# Speeding up minted compilation

I've been looking into speeding up my pdflatex compilation time and it's lighting fast now.

Only one thing's still very slow: compiling source code using the minted package.

I was wondering if there is no way of speeding this up (perhaps like the tikz externalization \tikzexternalize that only needs to run once and from then on includes the result).

I was thinking of making a new environment that puts the minted environment inside a tikz environment, so that the rules of the \tikzexternalize may apply, but I haven't really figured out how to do this exactly (simply putting it inside a tike node doesn't work).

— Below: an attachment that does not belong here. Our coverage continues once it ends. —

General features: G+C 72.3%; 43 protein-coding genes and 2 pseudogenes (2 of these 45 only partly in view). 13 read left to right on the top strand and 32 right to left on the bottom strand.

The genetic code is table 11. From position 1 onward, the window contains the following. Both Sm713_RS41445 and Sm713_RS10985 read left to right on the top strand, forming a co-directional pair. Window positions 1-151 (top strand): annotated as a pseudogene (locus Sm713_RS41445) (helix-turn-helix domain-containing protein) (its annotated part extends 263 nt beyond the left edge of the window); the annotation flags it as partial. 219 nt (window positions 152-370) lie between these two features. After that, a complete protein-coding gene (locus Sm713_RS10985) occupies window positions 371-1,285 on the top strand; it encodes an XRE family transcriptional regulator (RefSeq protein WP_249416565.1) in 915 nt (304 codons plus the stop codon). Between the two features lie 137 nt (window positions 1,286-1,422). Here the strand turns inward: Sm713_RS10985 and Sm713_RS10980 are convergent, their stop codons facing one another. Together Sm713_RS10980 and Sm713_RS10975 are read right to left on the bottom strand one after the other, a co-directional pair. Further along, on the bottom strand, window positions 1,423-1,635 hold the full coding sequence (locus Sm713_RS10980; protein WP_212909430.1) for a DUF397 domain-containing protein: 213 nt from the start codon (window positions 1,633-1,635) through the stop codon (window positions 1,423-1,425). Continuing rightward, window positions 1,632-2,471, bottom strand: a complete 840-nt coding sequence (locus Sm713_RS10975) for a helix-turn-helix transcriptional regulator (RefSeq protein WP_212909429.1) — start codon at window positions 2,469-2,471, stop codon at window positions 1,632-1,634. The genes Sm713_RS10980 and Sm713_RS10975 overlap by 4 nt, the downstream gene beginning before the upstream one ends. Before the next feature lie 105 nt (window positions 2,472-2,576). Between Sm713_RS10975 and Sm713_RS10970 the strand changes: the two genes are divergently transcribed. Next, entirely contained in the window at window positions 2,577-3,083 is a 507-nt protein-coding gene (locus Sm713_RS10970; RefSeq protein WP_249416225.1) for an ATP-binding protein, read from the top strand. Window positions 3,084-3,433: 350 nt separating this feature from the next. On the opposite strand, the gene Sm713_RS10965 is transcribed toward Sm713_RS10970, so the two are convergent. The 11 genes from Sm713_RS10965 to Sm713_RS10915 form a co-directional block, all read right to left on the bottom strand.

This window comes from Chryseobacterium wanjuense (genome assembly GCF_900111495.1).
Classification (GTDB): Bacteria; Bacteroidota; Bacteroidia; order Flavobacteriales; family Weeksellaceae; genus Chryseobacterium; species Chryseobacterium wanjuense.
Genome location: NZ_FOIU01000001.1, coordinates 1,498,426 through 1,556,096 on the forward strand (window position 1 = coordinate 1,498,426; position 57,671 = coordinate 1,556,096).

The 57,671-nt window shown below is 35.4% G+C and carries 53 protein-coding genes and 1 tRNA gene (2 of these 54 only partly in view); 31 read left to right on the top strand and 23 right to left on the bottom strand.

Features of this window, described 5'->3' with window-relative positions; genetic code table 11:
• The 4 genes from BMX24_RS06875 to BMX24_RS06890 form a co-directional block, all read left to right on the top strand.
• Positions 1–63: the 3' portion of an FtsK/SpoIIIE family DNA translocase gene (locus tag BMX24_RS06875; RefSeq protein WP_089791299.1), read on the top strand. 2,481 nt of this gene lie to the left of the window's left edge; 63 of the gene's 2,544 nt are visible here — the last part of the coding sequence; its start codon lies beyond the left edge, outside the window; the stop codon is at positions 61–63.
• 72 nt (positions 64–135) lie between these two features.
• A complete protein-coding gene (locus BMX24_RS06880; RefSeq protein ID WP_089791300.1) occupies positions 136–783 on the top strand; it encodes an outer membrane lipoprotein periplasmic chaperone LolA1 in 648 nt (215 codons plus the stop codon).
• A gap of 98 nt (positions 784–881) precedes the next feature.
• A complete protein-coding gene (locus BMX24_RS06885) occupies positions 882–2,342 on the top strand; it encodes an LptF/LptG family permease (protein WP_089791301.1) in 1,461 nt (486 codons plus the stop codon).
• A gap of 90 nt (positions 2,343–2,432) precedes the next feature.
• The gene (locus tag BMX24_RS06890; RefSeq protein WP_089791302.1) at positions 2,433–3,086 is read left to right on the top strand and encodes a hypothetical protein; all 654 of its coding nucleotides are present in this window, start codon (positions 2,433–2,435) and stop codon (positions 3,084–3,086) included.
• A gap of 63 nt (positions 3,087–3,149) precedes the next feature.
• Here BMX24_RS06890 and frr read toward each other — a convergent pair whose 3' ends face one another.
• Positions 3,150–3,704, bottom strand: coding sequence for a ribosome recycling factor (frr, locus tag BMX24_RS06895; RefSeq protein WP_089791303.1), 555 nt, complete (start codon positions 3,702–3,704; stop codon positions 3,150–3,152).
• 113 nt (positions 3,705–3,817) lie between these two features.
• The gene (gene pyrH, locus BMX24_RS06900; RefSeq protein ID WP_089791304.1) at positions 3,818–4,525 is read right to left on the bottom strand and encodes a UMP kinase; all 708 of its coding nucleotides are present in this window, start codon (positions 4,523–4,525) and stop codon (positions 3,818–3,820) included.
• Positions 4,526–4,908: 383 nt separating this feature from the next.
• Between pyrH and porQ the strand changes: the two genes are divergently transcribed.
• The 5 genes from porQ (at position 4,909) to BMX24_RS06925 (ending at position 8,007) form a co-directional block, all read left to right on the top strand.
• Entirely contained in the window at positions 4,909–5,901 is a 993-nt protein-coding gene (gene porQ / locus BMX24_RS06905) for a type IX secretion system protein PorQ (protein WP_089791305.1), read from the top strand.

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For the ConTeXt package t-vim (which is like minted but uses vim editor rather than pygments, though I might support pygments in the future), I create a md5 sum of each external file, and re-run vim only if the external file has changed. Perhaps you can use the same approach in minted. Instead of calling pygmentize --options call mtxrun --ifchanged <filename> --direct pygmentize --options, and mtxrun will do all the book keeping. –  Aditya Jun 7 '11 at 15:17
@Aditya Yes seems like a smart thing to do.. yet, how would I go about implementing this into a document? I'm not planning on changing my minted.sty file. Perhaps I'll make a request to Konrad Rudolph that he implement this as an option in the next minted version. –  romeovs Jun 17 '11 at 13:24
Adding an option to minted should be straight forward. @Konard Rudolph: Can you look into this? –  Aditya Jun 17 '11 at 18:39